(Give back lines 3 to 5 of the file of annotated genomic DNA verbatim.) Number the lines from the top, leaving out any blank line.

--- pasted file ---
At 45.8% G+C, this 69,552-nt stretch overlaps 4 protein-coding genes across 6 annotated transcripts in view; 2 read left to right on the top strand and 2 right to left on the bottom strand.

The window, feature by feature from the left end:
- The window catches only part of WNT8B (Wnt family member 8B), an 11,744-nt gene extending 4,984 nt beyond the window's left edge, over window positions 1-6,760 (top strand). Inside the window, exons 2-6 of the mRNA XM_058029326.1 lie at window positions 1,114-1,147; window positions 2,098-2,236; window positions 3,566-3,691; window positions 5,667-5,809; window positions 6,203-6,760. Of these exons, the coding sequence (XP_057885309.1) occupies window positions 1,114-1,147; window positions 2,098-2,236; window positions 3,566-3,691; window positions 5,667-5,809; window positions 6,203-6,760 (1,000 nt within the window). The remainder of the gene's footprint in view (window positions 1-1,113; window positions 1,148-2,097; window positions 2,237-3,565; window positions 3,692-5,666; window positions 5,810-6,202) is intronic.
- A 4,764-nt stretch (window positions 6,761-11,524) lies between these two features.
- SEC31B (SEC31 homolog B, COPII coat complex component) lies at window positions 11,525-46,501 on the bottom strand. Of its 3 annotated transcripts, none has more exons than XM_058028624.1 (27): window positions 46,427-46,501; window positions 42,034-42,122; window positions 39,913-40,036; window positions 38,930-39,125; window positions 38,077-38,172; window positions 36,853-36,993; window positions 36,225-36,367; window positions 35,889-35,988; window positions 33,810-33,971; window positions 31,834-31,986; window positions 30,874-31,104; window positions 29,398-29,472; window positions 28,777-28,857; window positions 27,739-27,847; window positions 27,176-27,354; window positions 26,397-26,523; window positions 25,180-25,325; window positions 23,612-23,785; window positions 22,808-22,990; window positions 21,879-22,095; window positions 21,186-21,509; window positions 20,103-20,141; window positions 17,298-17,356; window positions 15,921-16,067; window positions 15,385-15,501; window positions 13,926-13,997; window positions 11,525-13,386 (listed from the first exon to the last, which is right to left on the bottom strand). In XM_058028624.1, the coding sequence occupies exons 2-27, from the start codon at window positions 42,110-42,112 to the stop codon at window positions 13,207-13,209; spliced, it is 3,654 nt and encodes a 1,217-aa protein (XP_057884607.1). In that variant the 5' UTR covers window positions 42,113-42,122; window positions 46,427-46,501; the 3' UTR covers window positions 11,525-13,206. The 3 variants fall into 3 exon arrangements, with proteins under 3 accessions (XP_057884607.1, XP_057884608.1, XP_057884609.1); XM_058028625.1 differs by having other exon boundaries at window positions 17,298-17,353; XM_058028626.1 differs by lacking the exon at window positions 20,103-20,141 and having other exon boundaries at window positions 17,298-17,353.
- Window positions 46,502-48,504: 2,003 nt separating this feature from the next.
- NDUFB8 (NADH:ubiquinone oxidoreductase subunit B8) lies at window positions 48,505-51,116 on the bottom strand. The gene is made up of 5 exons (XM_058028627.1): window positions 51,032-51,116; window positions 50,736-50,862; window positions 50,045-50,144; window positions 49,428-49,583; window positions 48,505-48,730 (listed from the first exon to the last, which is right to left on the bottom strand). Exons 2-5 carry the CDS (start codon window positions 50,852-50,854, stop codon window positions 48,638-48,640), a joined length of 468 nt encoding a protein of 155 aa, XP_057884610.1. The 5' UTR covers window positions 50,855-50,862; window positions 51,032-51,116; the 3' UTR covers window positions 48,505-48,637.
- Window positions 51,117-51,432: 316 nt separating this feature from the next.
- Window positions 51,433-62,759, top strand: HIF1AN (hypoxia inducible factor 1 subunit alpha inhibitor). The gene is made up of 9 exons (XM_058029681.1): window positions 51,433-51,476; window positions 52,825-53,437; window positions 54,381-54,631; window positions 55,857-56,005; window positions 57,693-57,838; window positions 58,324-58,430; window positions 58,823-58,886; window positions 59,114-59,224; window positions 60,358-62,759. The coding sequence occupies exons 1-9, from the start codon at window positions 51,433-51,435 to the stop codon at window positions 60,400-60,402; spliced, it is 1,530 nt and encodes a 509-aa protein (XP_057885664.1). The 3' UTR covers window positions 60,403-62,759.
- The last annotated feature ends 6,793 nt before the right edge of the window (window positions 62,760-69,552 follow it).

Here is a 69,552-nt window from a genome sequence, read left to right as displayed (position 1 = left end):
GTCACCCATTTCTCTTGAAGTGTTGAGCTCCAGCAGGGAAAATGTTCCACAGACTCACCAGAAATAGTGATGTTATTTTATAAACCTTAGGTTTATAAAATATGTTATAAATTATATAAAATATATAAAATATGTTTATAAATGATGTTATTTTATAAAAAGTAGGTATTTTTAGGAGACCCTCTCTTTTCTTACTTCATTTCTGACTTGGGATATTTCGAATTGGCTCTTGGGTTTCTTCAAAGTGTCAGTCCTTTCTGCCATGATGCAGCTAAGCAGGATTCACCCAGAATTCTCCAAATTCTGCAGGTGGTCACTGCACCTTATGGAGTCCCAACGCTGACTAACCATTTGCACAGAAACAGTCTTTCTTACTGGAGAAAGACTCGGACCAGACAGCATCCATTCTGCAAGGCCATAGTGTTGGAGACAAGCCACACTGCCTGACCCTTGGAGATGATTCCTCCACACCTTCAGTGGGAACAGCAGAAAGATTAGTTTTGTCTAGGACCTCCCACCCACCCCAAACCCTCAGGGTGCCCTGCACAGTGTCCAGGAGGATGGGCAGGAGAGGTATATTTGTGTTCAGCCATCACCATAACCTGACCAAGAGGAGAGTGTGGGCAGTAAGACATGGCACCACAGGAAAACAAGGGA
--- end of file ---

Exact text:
- The window catches only part of WNT8B (Wnt family member 8B), an 11,744-nt gene extending 4,984 nt beyond the window's left edge, over window positions 1-6,760 (top strand). Inside the window, exons 2-6 of the mRNA XM_058029326.1 lie at window positions 1,114-1,147; window positions 2,098-2,236; window positions 3,566-3,691; window positions 5,667-5,809; window positions 6,203-6,760. Of these exons, the coding sequence (XP_057885309.1) occupies window positions 1,114-1,147; window positions 2,098-2,236; window positions 3,566-3,691; window positions 5,667-5,809; window positions 6,203-6,760 (1,000 nt within the window). The remainder of the gene's footprint in view (window positions 1-1,113; window positions 1,148-2,097; window positions 2,237-3,565; window positions 3,692-5,666; window positions 5,810-6,202) is intronic.
- A 4,764-nt stretch (window positions 6,761-11,524) lies between these two features.
- SEC31B (SEC31 homolog B, COPII coat complex component) lies at window positions 11,525-46,501 on the bottom strand. Of its 3 annotated transcripts, none has more exons than XM_058028624.1 (27): window positions 46,427-46,501; window positions 42,034-42,122; window positions 39,913-40,036; window positions 38,930-39,125; window positions 38,077-38,172; window positions 36,853-36,993; window positions 36,225-36,367; window positions 35,889-35,988; window positions 33,810-33,971; window positions 31,834-31,986; window positions 30,874-31,104; window positions 29,398-29,472; window positions 28,777-28,857; window positions 27,739-27,847; window positions 27,176-27,354; window positions 26,397-26,523; window positions 25,180-25,325; window positions 23,612-23,785; window positions 22,808-22,990; window positions 21,879-22,095; window positions 21,186-21,509; window positions 20,103-20,141; window positions 17,298-17,356; window positions 15,921-16,067; window positions 15,385-15,501; window positions 13,926-13,997; window positions 11,525-13,386 (listed from the first exon to the last, which is right to left on the bottom strand). In XM_058028624.1, the coding sequence occupies exons 2-27, from the start codon at window positions 42,110-42,112 to the stop codon at window positions 13,207-13,209; spliced, it is 3,654 nt and encodes a 1,217-aa protein (XP_057884607.1). In that variant the 5' UTR covers window positions 42,113-42,122; window positions 46,427-46,501; the 3' UTR covers window positions 11,525-13,206. The 3 variants fall into 3 exon arrangements, with proteins under 3 accessions (XP_057884607.1, XP_057884608.1, XP_057884609.1); XM_058028625.1 differs by having other exon boundaries at window positions 17,298-17,353; XM_058028626.1 differs by lacking the exon at window positions 20,103-20,141 and having other exon boundaries at window positions 17,298-17,353.